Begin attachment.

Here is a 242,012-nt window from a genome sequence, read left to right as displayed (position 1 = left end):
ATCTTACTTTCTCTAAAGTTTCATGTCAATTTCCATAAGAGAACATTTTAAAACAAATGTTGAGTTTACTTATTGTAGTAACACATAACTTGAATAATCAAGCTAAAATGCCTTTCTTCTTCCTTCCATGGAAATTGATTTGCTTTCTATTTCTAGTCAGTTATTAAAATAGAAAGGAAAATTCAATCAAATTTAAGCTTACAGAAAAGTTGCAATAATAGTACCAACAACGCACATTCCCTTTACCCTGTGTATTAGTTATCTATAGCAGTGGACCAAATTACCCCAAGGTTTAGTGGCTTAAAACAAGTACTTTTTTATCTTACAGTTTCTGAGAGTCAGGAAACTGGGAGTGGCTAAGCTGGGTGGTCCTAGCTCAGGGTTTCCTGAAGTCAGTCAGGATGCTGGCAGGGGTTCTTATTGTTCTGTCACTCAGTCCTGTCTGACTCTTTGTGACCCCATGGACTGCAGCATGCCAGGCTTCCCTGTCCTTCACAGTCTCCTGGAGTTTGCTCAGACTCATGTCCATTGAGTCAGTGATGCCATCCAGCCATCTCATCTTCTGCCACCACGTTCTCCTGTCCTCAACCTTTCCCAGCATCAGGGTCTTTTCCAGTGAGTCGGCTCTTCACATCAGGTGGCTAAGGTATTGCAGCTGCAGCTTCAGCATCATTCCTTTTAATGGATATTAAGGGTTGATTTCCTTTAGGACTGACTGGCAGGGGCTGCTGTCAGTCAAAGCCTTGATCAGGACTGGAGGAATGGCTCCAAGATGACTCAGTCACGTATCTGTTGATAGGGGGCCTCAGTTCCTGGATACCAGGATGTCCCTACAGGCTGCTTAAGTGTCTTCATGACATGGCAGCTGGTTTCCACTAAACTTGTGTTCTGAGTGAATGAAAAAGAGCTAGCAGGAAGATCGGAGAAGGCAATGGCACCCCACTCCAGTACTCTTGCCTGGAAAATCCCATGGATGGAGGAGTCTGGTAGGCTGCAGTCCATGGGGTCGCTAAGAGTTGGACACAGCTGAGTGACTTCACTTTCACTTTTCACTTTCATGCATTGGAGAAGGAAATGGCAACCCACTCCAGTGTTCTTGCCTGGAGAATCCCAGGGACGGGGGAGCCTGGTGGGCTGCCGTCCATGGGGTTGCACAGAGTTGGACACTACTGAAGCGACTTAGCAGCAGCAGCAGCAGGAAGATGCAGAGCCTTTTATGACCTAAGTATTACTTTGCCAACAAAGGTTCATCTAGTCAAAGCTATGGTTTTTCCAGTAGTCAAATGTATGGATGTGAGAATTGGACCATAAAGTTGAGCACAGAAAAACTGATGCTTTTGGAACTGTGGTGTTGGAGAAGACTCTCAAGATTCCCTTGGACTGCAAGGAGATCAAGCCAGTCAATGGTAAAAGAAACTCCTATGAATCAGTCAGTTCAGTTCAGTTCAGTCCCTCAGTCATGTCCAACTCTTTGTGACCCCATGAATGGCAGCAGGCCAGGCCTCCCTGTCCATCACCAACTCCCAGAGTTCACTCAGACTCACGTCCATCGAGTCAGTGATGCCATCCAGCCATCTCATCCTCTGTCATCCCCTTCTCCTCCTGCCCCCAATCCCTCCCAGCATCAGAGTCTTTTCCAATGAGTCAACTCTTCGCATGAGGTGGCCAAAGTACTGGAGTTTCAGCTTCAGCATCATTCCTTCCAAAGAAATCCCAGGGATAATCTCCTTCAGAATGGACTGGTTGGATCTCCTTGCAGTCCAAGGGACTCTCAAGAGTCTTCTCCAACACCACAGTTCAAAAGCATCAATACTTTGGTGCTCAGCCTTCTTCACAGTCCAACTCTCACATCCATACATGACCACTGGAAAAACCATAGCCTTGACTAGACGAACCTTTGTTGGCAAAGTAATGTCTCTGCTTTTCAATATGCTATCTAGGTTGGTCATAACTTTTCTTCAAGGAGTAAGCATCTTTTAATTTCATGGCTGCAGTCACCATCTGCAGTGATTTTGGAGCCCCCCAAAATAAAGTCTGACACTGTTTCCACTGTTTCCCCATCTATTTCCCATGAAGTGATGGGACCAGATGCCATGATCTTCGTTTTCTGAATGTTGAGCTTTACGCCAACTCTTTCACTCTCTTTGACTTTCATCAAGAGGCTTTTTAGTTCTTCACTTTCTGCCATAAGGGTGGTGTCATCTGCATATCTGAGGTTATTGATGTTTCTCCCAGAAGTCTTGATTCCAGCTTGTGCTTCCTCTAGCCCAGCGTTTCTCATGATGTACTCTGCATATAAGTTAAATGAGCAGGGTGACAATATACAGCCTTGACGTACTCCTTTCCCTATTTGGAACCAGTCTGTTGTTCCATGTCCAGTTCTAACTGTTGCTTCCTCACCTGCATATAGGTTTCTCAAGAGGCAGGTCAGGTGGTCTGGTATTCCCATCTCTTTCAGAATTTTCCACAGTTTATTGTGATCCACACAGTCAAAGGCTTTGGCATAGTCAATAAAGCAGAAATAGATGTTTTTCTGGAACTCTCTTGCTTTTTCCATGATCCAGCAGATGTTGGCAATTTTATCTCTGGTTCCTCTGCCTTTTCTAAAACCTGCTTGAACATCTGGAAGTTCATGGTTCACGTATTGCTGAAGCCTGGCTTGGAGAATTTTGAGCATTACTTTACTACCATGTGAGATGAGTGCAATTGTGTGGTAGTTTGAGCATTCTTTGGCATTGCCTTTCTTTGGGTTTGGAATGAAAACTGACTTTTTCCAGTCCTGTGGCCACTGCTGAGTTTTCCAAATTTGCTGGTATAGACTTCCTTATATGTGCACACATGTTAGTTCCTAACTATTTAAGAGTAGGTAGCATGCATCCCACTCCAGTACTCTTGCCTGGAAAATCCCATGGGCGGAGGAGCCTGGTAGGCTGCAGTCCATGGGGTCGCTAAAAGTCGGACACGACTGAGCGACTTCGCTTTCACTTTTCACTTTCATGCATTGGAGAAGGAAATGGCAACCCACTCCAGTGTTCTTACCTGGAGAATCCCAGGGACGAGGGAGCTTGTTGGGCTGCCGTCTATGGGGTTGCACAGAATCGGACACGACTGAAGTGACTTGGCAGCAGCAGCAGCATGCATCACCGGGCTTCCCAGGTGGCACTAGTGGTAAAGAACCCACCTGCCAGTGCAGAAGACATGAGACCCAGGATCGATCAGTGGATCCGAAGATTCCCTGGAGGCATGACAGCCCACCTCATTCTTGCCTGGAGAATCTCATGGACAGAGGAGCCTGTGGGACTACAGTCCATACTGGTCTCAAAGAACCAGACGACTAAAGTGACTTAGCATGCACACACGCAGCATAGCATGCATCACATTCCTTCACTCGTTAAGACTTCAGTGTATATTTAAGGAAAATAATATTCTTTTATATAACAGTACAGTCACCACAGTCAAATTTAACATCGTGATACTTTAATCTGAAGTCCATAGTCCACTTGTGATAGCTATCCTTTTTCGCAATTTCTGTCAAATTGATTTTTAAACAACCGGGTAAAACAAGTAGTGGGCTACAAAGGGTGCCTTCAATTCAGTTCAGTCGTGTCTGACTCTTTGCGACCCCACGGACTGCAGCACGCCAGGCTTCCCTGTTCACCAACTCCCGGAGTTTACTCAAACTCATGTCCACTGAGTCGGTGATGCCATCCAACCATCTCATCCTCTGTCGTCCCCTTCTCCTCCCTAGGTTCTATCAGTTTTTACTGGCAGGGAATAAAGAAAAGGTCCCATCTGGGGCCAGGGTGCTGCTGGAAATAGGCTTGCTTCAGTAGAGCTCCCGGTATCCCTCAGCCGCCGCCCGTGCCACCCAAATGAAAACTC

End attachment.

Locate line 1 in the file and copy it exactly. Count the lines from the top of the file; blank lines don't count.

Here is a 242,012-nt window from a genome sequence, read left to right as displayed (position 1 = left end):